Deferred Income Taxes: “The final funding source – which again Berkshire possesses to an unusual degree – is deferred income taxes. These are liabilities that we will eventually pay but that are meanwhile interest-free. About $14.7 billion of our $50.5 billion of deferred taxes arises from the unrealized gains in our equity holdings. These liabilities are accrued in our financial statements at the current 21% corporate tax rate but will be paid at the rates prevailing when our investments are sold. Between now and then, we in effect have an interest-free “loan” that allows us to have more money working for us in equities than would otherwise be the case.”




On Stock Repurchase

In a couple of places in the letter, he discusses stock repurchase

“All of our major holdings enjoy excellent economics, and most use a portion of their retained earnings to repurchase their shares. We very much like that: If Charlie and I think an investee’s stock is underpriced, we rejoice when management employs some of its earnings to increase Berkshire’s ownership percentage.

Here’s one example drawn from the table above: Berkshire’s holdings of American Express have remained unchanged over the past eight years. Meanwhile, our ownership increased from 12.6% to 17.9% because of repurchases made by the company. Last year, Berkshire’s portion of the $6.9 billion earned by American Express was $1.2 billion, about 96% of the $1.3 billion we paid for our stake in the company. When earnings increase and shares outstanding decrease, owners – over time – usually do well.

True, the upside from repurchases is very slight for those who are leaving. That’s because careful buying by us will minimize any impact on Berkshire’s stock price. Nevertheless, there is some benefit to sellers in having an extra buyer in the market.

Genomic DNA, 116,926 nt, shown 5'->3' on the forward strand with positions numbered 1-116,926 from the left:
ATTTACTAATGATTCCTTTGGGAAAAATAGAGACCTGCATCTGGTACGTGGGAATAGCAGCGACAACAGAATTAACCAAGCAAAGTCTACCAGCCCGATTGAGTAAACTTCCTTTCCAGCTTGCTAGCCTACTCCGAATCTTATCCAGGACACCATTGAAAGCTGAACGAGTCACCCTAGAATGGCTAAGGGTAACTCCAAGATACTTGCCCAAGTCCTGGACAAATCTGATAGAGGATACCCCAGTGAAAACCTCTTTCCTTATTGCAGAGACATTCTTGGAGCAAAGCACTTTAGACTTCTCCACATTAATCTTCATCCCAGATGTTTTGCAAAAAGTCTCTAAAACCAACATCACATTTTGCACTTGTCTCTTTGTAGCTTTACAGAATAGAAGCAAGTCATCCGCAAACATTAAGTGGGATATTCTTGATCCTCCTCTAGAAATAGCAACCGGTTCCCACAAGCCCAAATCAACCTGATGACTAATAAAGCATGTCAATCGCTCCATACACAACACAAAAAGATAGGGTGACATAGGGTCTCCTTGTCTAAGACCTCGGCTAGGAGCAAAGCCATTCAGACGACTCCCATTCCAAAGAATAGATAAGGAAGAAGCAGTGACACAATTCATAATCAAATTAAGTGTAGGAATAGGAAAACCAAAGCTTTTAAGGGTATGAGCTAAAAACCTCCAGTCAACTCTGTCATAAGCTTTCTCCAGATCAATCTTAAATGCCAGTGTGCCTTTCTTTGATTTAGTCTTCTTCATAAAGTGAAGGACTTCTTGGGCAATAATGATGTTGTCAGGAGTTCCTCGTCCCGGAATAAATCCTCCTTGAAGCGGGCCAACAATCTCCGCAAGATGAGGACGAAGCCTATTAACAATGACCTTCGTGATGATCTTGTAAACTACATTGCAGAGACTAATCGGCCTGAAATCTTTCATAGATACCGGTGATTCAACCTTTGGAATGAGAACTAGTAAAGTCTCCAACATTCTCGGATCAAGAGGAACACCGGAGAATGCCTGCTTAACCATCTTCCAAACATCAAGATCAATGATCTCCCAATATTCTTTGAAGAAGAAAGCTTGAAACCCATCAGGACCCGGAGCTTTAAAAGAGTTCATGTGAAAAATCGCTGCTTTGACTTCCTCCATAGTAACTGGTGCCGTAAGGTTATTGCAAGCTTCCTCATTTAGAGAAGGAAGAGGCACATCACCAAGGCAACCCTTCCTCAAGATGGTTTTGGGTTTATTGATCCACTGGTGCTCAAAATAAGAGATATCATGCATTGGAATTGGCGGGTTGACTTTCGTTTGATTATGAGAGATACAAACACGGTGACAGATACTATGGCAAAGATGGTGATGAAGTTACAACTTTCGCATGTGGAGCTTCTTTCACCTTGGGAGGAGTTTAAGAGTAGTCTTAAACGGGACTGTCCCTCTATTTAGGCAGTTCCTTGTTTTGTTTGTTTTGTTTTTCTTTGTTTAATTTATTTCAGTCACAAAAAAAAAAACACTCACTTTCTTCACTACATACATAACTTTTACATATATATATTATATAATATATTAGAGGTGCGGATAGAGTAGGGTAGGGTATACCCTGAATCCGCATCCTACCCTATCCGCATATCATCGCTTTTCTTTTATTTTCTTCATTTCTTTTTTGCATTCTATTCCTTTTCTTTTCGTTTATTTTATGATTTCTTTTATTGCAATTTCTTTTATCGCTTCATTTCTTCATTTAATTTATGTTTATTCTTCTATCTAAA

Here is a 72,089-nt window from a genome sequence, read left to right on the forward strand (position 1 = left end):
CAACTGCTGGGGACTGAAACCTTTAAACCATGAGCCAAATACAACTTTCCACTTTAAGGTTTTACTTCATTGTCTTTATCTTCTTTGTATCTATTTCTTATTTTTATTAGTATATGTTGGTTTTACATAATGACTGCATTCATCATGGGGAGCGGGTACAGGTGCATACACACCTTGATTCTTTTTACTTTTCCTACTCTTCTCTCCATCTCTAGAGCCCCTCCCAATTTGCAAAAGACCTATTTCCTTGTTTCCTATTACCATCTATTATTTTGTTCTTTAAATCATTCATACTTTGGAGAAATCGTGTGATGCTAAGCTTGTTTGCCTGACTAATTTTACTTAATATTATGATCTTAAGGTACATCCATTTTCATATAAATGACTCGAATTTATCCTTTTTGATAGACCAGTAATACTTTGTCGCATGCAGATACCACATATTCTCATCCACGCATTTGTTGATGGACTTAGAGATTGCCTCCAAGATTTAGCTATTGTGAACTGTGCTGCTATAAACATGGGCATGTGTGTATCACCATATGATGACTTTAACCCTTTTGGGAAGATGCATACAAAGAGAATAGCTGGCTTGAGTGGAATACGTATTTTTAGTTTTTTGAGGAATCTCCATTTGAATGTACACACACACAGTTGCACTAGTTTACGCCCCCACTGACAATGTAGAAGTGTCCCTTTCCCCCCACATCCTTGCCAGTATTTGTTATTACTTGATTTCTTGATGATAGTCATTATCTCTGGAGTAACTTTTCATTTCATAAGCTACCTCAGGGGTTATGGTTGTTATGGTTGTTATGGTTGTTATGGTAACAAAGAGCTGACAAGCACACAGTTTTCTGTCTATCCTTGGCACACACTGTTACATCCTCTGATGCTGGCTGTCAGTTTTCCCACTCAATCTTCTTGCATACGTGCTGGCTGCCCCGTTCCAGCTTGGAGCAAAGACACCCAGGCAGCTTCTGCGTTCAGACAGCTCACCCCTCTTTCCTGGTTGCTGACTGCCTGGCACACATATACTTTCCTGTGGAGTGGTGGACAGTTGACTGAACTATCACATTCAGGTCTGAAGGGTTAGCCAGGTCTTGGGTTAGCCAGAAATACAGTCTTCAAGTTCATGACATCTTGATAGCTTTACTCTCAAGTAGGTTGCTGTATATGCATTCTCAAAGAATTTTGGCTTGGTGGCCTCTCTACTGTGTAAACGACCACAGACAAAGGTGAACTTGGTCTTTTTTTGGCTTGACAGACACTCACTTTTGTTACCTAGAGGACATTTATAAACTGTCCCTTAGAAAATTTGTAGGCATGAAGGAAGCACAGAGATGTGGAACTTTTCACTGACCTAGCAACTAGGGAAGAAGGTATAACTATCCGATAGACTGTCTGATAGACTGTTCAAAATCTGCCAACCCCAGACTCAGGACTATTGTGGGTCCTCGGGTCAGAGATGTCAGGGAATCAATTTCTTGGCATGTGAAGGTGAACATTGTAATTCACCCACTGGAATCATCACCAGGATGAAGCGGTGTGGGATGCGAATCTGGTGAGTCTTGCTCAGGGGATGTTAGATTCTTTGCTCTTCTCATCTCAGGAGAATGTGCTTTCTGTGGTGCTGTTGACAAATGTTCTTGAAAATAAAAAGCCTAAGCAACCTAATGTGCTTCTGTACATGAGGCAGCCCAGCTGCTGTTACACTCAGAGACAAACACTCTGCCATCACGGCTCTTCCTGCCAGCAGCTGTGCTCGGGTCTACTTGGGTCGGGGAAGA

For continuing shareholders, the advantage is obvious: If the market prices a departing partner’s interest at, say, 90¢ on the dollar, continuing shareholders reap an increase in per-share intrinsic value with every repurchase by the company. Obviously, repurchases should be price-sensitive: Blindly buying an overpriced stock is value destructive, a fact lost on many promotional or ever-optimistic CEOs.

Some sellers, however, may disagree with our calculation of value and others may have found investments that they consider more attractive than Berkshire shares. Some of that second group will be right: There are unquestionably many stocks that will deliver far greater gains than ours.

For 54 years our managerial decisions at Berkshire have been made from the viewpoint of the shareholders who are staying, not those who are leaving. Consequently, Charlie and I have never focused on current-quarter results.”


A few other notes and insights

Since letters (like autobiographies) can reveal how people think about stuff, and when it is coming from that level of insights and experience, it is worth noting and giving space in your own thoughts, and turning it over now and then. Saving it here for my future reference:

On price and value

“On occasion, a ridiculously-high purchase price for a given stock will cause a splendid business to become a poor investment – if not permanently, at least for a painfully long period. Over time, however, investment performance converges with business performance.”

On debt

” We use debt sparingly. Many managers, it should be noted, will disagree with this policy, arguing that significant debt juices the returns for equity owners. And these more venturesome CEOs will be right most of the time. At rare and unpredictable intervals, however, credit vanishes and debt becomes financially fatal.

Russian roulette equation – usually win, occasionally die – may make financial sense for someone who gets a piece of a company’s upside but does not share in its downside. But that strategy would be madness for Berkshire.”